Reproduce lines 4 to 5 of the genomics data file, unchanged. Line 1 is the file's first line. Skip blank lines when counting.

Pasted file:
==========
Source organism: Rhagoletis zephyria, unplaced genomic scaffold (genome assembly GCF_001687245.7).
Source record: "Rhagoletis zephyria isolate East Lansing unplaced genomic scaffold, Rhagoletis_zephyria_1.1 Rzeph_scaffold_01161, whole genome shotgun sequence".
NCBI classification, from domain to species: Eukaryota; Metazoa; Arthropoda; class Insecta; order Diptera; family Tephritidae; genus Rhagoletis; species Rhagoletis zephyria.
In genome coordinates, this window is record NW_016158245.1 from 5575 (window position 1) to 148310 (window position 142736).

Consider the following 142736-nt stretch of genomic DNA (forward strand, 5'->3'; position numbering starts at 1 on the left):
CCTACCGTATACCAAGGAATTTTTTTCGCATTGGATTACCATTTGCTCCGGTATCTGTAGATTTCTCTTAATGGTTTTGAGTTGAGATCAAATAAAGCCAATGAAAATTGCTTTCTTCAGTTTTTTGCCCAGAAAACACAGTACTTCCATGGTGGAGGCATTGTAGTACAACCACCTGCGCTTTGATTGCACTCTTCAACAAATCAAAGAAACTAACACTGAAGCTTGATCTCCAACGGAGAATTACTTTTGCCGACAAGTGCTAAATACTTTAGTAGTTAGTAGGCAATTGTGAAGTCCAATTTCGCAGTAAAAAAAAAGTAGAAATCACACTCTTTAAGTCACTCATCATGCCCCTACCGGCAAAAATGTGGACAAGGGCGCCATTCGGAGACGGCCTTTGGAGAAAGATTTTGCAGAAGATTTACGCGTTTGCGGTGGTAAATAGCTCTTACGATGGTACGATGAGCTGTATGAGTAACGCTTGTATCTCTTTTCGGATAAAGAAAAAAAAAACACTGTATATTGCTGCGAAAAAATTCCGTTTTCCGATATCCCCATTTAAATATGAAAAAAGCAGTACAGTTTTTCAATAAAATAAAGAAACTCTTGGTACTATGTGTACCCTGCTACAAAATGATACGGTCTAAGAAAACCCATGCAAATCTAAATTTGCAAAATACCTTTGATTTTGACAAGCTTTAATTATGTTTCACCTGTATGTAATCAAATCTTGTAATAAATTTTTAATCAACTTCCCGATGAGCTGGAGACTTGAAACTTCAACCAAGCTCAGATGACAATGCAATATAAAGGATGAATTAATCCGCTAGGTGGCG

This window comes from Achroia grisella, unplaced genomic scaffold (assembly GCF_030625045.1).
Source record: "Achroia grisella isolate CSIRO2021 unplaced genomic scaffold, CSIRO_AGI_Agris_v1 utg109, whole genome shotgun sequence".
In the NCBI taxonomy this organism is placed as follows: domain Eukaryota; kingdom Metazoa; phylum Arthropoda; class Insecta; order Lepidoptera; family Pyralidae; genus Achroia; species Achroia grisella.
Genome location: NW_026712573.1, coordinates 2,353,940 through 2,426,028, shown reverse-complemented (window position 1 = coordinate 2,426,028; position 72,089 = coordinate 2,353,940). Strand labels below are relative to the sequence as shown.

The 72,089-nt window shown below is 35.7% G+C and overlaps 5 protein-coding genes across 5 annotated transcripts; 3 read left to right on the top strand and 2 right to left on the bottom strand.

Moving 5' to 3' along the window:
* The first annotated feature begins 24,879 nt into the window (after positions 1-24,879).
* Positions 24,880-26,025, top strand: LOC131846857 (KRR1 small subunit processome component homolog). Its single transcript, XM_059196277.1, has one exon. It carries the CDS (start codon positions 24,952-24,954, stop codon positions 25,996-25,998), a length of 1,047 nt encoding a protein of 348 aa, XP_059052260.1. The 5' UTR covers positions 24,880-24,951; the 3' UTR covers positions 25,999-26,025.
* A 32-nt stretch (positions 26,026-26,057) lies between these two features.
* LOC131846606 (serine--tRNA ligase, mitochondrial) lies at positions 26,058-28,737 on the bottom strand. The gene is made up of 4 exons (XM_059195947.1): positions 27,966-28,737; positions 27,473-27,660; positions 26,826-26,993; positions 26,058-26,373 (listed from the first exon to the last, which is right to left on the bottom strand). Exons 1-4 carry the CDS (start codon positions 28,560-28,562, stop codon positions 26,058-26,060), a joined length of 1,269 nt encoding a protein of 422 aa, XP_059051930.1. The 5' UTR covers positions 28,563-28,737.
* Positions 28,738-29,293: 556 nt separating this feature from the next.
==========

In genome coordinates, this window is record NW_016158245.1 from 5575 (window position 1) to 148310 (window position 142736).

Consider the following 142736-nt stretch of genomic DNA (forward strand, 5'->3'; position numbering starts at 1 on the left):